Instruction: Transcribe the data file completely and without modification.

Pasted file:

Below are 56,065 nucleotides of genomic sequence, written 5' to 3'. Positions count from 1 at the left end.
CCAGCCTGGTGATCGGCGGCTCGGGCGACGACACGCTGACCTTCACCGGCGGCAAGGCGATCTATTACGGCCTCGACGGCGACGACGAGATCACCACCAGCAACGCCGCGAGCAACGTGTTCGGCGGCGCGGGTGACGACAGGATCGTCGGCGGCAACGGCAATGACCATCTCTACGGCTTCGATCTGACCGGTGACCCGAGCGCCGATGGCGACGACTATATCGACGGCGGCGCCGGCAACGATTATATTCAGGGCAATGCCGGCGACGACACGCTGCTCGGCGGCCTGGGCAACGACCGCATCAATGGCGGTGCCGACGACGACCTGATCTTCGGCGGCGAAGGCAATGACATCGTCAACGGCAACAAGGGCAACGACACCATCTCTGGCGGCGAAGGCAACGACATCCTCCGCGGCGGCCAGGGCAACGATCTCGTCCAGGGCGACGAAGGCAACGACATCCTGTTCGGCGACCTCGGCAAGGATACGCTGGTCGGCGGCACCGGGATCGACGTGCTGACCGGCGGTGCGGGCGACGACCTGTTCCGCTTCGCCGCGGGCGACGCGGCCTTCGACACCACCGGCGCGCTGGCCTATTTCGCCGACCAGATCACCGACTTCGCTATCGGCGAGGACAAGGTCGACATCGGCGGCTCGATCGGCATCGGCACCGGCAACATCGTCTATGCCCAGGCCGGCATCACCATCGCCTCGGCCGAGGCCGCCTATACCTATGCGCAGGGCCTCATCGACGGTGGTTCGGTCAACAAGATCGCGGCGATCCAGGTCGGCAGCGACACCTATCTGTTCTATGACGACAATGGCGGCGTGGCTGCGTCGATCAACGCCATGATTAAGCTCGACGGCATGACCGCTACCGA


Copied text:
Below are 56,065 nucleotides of genomic sequence, written 5' to 3'. Positions count from 1 at the left end.
CCAGCCTGGTGATCGGCGGCTCGGGCGACGACACGCTGACCTTCACCGGCGGCAAGGCGATCTATTACGGCCTCGACGGCGACGACGAGATCACCACCAGCAACGCCGCGAGCAACGTGTTCGGCGGCGCGGGTGACGACAGGATCGTCGGCGGCAACGGCAATGACCATCTCTACGGCTTCGATCTGACCGGTGACCCGAGCGCCGATGGCGACGACTATATCGACGGCGGCGCCGGCAACGATTATATTCAGGGCAATGCCGGCGACGACACGCTGCTCGGCGGCCTGGGCAACGACCGCATCAATGGCGGTGCCGACGACGACCTGATCTTCGGCGGCGAAGGCAATGACATCGTCAACGGCAACAAGGGCAACGACACCATCTCTGGCGGCGAAGGCAACGACATCCTCCGCGGCGGCCAGGGCAACGATCTCGTCCAGGGCGACGAAGGCAACGACATCCTGTTCGGCGACCTCGGCAAGGATACGCTGGTCGGCGGCACCGGGATCGACGTGCTGACCGGCGGTGCGGGCGACGACCTGTTCCGCTTCGCCGCGGGCGACGCGGCCTTCGACACCACCGGCGCGCTGGCCTATTTCGCCGACCAGATCACCGACTTCGCTATCGGCGAGGACAAGGTCGACATCGGCGGCTCGATCGGCATCGGCACCGGCAACATCGTCTATGCCCAGGCCGGCATCACCATCGCCTCGGCCGAGGCCGCCTATACCTATGCGCAGGGCCTCATCGACGGTGGTTCGGTCAACAAGATCGCGGCGATCCAGGTCGGCAGCGACACCTATCTGTTCTATGACGACAATGGCGGCGTGGCTGCGTCGATCAACGCCATGATTAAGCTCGACGGCATGACCGCTACCGA